The Rot victory, which requires you to face the King in battle while you have a Rot level higher than his. It is a bit like King Slayer since either way, he ends up dead, but this one requires you to basically go around gaining levels of Rot before you make an attempt on your glorious leader’s life. I’ve never tried this method yet, probably because I find something a little twisted about going up to a dying man and going “HA, here’s more of what is killing you! Choke on it!”.
But hey, if you don’t mind being the Lord of Corruption, go for it! (I’ll just silently judge you for it.)
The Prestige victory seems to be the simplest to achieve since you just go about making sure you have the highest prestige rating out of everyone as you bide your time till the King kicks the bucket. That is done by winning any combat you face and completing quests. Being the Prestige Leader gives the added bonus of being able to pick the new declaration each day which allows you to tilt the game in your favour, not that these are ever really nice things in the first place, they’re often more like choosing the better of two evils and you find yourself sitting there thinking “Well, both of these things are terrible, but which one will ruin my opponent’s day more than mine?” Who needs friends anyway, right?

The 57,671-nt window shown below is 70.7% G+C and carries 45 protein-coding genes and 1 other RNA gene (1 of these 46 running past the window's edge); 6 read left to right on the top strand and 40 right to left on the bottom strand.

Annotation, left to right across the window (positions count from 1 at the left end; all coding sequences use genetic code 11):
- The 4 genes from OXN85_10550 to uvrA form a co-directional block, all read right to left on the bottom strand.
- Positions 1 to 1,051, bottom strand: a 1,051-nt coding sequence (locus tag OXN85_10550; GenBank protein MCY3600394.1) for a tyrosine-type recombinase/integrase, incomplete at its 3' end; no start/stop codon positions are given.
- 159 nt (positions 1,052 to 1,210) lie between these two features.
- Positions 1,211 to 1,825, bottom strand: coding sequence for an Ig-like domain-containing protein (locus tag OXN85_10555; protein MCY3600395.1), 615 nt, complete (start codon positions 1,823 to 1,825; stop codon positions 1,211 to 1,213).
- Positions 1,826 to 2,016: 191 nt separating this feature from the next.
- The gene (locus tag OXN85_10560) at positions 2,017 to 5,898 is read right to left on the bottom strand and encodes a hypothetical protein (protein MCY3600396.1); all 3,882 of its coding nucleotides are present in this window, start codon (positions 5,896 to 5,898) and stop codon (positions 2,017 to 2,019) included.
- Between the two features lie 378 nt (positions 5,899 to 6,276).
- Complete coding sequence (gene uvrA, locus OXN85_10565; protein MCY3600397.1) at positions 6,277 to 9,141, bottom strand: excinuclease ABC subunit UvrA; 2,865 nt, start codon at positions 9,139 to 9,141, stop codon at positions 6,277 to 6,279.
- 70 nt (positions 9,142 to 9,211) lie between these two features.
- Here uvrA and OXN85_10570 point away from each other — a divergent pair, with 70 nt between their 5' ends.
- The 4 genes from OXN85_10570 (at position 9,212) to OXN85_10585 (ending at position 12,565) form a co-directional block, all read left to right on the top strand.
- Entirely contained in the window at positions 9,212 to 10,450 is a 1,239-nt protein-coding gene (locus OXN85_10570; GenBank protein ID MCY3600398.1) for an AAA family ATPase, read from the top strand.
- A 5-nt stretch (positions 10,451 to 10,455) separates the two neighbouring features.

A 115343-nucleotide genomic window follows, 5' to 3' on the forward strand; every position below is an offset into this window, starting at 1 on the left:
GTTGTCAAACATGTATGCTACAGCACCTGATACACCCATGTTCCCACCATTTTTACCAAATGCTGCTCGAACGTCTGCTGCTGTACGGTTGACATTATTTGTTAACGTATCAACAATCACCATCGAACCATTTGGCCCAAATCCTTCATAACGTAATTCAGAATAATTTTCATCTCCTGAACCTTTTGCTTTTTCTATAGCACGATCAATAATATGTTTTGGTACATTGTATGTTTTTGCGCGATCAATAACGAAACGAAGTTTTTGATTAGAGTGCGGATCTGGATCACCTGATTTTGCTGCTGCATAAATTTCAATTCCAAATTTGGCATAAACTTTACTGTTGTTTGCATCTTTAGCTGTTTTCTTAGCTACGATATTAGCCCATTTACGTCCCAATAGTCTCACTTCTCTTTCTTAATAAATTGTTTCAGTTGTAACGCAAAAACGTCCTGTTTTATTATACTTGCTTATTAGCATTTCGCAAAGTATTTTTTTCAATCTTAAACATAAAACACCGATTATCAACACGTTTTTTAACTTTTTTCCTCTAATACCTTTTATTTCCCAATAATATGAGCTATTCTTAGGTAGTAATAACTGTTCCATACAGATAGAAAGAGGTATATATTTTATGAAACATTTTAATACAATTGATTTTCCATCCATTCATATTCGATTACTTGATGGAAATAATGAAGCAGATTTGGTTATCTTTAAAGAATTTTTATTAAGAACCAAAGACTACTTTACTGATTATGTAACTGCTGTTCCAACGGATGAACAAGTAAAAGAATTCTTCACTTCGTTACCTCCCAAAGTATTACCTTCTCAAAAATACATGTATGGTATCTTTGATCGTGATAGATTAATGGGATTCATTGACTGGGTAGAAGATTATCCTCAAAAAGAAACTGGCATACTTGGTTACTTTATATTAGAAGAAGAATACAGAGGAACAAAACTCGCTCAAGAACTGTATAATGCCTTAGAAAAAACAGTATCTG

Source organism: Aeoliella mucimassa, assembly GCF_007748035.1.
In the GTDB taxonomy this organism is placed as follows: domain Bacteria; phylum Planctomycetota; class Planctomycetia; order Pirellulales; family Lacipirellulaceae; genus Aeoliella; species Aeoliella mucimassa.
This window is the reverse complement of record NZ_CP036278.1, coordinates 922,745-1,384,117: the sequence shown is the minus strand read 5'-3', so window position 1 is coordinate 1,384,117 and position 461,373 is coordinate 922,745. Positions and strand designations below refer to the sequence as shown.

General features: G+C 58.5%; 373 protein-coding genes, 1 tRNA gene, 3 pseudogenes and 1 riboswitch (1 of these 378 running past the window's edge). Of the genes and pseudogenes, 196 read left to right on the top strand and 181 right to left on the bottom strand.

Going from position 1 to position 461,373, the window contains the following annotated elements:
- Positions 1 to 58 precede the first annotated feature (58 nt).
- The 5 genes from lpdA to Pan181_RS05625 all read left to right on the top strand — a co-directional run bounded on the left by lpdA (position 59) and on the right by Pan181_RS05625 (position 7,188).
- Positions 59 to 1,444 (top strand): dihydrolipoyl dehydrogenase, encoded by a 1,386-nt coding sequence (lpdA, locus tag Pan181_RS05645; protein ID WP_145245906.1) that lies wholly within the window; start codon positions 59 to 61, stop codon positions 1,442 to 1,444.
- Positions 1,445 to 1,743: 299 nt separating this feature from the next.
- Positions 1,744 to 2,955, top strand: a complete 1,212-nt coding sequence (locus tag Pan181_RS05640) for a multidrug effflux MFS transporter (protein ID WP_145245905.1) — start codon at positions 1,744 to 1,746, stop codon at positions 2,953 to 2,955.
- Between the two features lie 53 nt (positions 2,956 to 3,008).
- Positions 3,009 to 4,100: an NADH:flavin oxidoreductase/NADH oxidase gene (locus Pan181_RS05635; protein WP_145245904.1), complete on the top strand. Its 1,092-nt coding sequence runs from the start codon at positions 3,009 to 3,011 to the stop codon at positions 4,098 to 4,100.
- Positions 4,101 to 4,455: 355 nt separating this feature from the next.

The most peaceful method is the Spirit Stone victory which requires you to collect four spirit stones, enter the castle and purge the King of the Rot, cleaning the land of Armello as well. That sounds easy, except getting in there still isn’t the easiest thing in the world since the guards will intervene — I guess they didn’t get the memo that you are there to help their boss — and you still need to complete challenges and run around quite a bit to collect spirit stones while hoping none of your opponents are going for the same type of victory. It’s always awkward running into someone heading to the same Spirit stone as you, it’s kind of like going to a Christmas sale and reaching for the last pair of leather gloves on the rack at the same time as another shopper. Do you politely back down or do you smack their hands away from them and fight?